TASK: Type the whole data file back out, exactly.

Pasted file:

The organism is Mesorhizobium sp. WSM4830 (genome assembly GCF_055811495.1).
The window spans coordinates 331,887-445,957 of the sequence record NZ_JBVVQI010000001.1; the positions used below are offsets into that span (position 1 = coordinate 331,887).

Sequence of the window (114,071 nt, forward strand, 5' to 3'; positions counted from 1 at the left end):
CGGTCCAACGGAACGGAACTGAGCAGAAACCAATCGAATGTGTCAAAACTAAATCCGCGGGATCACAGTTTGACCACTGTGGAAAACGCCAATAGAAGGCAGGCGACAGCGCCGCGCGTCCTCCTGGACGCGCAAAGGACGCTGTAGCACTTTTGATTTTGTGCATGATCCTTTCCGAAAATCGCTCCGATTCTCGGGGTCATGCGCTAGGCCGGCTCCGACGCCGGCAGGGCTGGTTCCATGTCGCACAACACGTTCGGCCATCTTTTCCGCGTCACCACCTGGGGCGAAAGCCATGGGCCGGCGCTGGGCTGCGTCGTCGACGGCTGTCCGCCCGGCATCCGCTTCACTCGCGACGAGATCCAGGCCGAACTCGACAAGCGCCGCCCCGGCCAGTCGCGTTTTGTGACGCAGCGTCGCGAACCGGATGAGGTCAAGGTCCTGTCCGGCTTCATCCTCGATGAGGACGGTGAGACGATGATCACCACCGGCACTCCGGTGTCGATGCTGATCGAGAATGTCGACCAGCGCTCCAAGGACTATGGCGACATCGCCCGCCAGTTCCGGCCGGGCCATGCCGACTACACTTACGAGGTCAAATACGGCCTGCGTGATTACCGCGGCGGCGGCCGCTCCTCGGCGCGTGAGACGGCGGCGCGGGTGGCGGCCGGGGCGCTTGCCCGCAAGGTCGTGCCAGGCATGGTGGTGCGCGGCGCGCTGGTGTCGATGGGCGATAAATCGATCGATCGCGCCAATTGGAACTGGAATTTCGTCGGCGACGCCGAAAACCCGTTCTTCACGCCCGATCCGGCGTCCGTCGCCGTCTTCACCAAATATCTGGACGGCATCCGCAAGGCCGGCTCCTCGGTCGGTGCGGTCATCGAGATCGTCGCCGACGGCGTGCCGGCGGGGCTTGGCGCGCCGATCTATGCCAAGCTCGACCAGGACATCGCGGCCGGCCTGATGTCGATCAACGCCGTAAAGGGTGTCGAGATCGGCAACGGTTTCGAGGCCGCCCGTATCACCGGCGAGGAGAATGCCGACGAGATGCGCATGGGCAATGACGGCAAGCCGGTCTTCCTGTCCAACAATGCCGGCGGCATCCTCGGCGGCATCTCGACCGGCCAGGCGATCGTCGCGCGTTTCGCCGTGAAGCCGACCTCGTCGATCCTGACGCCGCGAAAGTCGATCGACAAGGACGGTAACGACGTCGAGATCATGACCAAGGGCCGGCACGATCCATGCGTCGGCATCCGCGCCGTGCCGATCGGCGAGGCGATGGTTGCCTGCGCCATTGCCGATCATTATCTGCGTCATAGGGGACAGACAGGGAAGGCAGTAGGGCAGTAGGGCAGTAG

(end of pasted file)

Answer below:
The organism is Mesorhizobium sp. WSM4830 (genome assembly GCF_055811495.1).
The window spans coordinates 331,887-445,957 of the sequence record NZ_JBVVQI010000001.1; the positions used below are offsets into that span (position 1 = coordinate 331,887).

Sequence of the window (114,071 nt, forward strand, 5' to 3'; positions counted from 1 at the left end):
CGGTCCAACGGAACGGAACTGAGCAGAAACCAATCGAATGTGTCAAAACTAAATCCGCGGGATCACAGTTTGACCACTGTGGAAAACGCCAATAGAAGGCAGGCGACAGCGCCGCGCGTCCTCCTGGACGCGCAAAGGACGCTGTAGCACTTTTGATTTTGTGCATGATCCTTTCCGAAAATCGCTCCGATTCTCGGGGTCATGCGCTAGGCCGGCTCCGACGCCGGCAGGGCTGGTTCCATGTCGCACAACACGTTCGGCCATCTTTTCCGCGTCACCACCTGGGGCGAAAGCCATGGGCCGGCGCTGGGCTGCGTCGTCGACGGCTGTCCGCCCGGCATCCGCTTCACTCGCGACGAGATCCAGGCCGAACTCGACAAGCGCCGCCCCGGCCAGTCGCGTTTTGTGACGCAGCGTCGCGAACCGGATGAGGTCAAGGTCCTGTCCGGCTTCATCCTCGATGAGGACGGTGAGACGATGATCACCACCGGCACTCCGGTGTCGATGCTGATCGAGAATGTCGACCAGCGCTCCAAGGACTATGGCGACATCGCCCGCCAGTTCCGGCCGGGCCATGCCGACTACACTTACGAGGTCAAATACGGCCTGCGTGATTACCGCGGCGGCGGCCGCTCCTCGGCGCGTGAGACGGCGGCGCGGGTGGCGGCCGGGGCGCTTGCCCGCAAGGTCGTGCCAGGCATGGTGGTGCGCGGCGCGCTGGTGTCGATGGGCGATAAATCGATCGATCGCGCCAATTGGAACTGGAATTTCGTCGGCGACGCCGAAAACCCGTTCTTCACGCCCGATCCGGCGTCCGTCGCCGTCTTCACCAAATATCTGGACGGCATCCGCAAGGCCGGCTCCTCGGTCGGTGCGGTCATCGAGATCGTCGCCGACGGCGTGCCGGCGGGGCTTGGCGCGCCGATCTATGCCAAGCTCGACCAGGACATCGCGGCCGGCCTGATGTCGATCAACGCCGTAAAGGGTGTCGAGATCGGCAACGGTTTCGAGGCCGCCCGTATCACCGGCGAGGAGAATGCCGACGAGATGCGCATGGGCAATGACGGCAAGCCGGTCTTCCTGTCCAACAATGCCGGCGGCATCCTCGGCGGCATCTCGACCGGCCAGGCGATCGTCGCGCGTTTCGCCGTGAAGCCGACCTCGTCGATCCTGACGCCGCGAAAGTCGATCGACAAGGACGGTAACGACGTCGAGATCATGACCAAGGGCCGGCACGATCCATGCGTCGGCATCCGCGCCGTGCCGATCGGCGAGGCGATGGTTGCCTGCGCCATTGCCGATCATTATCTGCGTCATAGGGGACAGACAGGGAAGGCAGTAGGGCAGTAGGGCAGTAG